Iain Twiddy

Slea & Fen Blow

The London Magazine - - NEWS -

The Old Slea, where the cat­tle­field fur­rowed down from the New. The one they left alone, un­dug, un­dredged, let go its own slower way.

A shal­low stream, re­ally, by the blood-catch of the black­berry bush and plumped net­tle-backs, slip­ping un­der the crum­bling blocks of the pack bridge.

We came for the scrabbed banks, the scat­ter-stones, the bronze drainage pipe that columned across, for how the flow rat­ted out from the shadow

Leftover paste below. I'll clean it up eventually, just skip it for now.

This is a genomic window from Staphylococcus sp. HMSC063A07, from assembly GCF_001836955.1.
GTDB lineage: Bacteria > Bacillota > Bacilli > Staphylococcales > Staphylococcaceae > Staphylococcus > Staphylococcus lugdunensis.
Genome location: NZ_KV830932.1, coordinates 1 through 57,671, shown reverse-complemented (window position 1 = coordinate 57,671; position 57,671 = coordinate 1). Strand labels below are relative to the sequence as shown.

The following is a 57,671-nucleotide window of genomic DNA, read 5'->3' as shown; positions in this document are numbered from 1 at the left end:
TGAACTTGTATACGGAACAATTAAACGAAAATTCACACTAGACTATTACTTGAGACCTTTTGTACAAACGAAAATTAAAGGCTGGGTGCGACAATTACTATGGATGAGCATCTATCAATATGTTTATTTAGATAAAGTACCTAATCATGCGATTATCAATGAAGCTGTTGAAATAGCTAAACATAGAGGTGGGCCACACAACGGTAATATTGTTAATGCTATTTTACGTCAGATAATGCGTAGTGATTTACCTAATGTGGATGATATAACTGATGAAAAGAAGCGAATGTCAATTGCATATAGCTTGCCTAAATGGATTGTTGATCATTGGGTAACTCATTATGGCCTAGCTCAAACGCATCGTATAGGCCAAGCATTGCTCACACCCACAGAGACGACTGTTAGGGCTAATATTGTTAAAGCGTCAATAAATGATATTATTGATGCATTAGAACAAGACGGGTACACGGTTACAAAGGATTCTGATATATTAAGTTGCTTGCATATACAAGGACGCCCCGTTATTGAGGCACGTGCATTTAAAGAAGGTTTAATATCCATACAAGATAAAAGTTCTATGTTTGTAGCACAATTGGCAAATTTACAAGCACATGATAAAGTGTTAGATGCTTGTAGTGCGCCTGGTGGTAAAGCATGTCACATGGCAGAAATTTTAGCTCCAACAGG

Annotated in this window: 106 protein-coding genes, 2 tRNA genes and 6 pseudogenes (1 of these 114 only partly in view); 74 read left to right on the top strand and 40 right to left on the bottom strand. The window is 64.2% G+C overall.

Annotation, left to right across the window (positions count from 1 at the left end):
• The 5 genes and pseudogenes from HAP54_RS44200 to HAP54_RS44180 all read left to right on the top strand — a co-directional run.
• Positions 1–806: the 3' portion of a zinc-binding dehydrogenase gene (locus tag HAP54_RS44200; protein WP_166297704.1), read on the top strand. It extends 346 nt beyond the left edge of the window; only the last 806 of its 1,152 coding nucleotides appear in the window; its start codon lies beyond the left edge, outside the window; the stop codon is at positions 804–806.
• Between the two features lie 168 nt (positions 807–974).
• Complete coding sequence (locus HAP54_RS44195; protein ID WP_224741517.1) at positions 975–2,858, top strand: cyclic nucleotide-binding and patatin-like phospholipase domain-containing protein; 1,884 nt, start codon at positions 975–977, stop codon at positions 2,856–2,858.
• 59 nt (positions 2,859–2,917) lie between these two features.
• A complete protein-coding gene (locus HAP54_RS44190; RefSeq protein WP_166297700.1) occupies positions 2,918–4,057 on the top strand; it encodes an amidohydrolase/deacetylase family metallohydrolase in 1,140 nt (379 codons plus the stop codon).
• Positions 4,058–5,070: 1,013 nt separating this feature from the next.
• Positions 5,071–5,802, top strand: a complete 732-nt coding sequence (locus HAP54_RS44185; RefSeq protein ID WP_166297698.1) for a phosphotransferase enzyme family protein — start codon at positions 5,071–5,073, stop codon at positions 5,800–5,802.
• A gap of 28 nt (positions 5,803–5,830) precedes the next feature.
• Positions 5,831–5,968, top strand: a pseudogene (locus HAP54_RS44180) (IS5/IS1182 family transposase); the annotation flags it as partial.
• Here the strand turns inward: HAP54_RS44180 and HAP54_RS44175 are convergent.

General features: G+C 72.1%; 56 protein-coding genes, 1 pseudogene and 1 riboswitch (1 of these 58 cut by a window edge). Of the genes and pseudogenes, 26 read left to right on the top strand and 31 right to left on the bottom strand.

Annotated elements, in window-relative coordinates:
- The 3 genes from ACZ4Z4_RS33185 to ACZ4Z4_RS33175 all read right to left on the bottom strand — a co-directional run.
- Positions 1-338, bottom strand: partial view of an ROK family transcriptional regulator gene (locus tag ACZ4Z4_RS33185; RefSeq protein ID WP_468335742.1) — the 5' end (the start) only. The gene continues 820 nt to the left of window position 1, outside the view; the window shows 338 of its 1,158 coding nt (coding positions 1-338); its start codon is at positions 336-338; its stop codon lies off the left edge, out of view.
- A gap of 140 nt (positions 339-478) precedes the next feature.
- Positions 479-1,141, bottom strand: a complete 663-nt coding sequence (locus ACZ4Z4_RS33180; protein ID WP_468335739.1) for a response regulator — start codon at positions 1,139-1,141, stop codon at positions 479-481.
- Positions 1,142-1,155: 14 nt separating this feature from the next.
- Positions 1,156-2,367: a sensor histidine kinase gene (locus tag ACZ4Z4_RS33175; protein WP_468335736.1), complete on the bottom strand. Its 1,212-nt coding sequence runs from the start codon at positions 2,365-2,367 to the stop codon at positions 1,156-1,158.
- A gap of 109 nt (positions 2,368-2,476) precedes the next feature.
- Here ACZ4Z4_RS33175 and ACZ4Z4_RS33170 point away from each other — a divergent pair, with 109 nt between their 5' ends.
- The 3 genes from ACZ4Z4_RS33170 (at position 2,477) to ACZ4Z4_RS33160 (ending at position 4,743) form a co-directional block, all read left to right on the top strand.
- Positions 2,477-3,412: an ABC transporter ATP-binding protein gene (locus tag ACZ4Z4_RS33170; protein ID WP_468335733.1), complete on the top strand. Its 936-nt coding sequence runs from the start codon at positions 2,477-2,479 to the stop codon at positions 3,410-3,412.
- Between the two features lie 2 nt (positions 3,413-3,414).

into rushes and twists, silty gur­gles and sucks, sky­lark bub­blings and sullen, swollen deeps. We came es­pe­cially in the long sum­mer slump,

jump­ing in – or al­most across – try­ing the pipe, plash­ing down where the cows low­ered and tongued. But best of all was bend­ing in mid­stream,

dip­ping again, del­i­cate as a pen, for the hur­ried bulge, the cool and flurry-back, wrap­ping the cur­rent around your fin­ger

as clearly as she had you wrapped around hers.

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